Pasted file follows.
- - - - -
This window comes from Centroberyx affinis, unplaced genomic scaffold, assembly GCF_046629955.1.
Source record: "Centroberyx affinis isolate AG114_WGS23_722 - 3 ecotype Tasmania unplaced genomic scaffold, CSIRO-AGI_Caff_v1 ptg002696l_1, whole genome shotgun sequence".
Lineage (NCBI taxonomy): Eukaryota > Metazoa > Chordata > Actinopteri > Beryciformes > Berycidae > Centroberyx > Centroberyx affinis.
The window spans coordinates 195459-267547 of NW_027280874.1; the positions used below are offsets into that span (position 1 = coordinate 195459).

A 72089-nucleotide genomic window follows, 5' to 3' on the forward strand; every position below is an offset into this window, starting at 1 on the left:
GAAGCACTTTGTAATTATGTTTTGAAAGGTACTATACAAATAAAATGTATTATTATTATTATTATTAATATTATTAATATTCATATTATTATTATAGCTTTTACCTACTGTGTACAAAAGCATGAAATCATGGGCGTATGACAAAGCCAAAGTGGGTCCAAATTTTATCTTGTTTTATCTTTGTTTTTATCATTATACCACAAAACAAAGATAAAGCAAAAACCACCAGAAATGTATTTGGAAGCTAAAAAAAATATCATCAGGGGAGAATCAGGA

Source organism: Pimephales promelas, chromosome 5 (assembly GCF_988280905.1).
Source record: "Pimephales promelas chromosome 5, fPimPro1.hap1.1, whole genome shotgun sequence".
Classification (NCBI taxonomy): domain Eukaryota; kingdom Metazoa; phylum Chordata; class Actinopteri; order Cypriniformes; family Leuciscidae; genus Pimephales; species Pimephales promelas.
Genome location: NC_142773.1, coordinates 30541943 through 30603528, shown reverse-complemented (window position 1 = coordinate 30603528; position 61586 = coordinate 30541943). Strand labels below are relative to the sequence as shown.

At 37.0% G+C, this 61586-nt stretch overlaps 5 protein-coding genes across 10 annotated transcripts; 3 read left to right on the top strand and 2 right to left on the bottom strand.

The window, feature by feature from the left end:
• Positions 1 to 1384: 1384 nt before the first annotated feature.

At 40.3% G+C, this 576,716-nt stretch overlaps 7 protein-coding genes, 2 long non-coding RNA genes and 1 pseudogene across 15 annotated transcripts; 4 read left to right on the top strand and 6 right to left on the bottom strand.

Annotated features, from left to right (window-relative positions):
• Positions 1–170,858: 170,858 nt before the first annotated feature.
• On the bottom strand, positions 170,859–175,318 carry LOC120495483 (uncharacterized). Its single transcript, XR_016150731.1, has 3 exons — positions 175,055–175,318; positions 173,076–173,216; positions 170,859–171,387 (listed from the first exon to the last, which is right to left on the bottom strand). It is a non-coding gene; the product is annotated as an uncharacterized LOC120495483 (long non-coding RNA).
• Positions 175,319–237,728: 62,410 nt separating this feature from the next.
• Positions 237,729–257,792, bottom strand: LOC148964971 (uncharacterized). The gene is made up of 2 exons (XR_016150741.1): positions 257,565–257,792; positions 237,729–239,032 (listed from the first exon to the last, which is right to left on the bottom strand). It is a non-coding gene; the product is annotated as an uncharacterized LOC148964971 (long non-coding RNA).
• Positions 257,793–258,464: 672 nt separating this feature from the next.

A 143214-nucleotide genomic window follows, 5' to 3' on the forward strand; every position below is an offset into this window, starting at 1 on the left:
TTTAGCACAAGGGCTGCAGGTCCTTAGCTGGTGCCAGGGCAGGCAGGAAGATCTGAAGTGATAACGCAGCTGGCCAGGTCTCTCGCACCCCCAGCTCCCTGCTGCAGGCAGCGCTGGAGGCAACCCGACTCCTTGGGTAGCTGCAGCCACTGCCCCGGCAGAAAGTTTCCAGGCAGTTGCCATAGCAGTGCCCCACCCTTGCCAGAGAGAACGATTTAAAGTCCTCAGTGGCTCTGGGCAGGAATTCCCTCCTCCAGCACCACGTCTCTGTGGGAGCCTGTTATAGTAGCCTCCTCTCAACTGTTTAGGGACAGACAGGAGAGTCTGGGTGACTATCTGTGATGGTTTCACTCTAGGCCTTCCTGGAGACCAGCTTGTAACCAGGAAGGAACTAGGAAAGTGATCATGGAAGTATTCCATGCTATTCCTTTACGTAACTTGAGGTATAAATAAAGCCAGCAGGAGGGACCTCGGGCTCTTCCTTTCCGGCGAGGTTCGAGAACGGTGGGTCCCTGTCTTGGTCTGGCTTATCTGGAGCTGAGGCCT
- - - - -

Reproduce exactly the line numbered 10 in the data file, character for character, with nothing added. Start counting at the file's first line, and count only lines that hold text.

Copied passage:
Genome location: NC_142773.1, coordinates 30541943 through 30603528, shown reverse-complemented (window position 1 = coordinate 30603528; position 61586 = coordinate 30541943). Strand labels below are relative to the sequence as shown.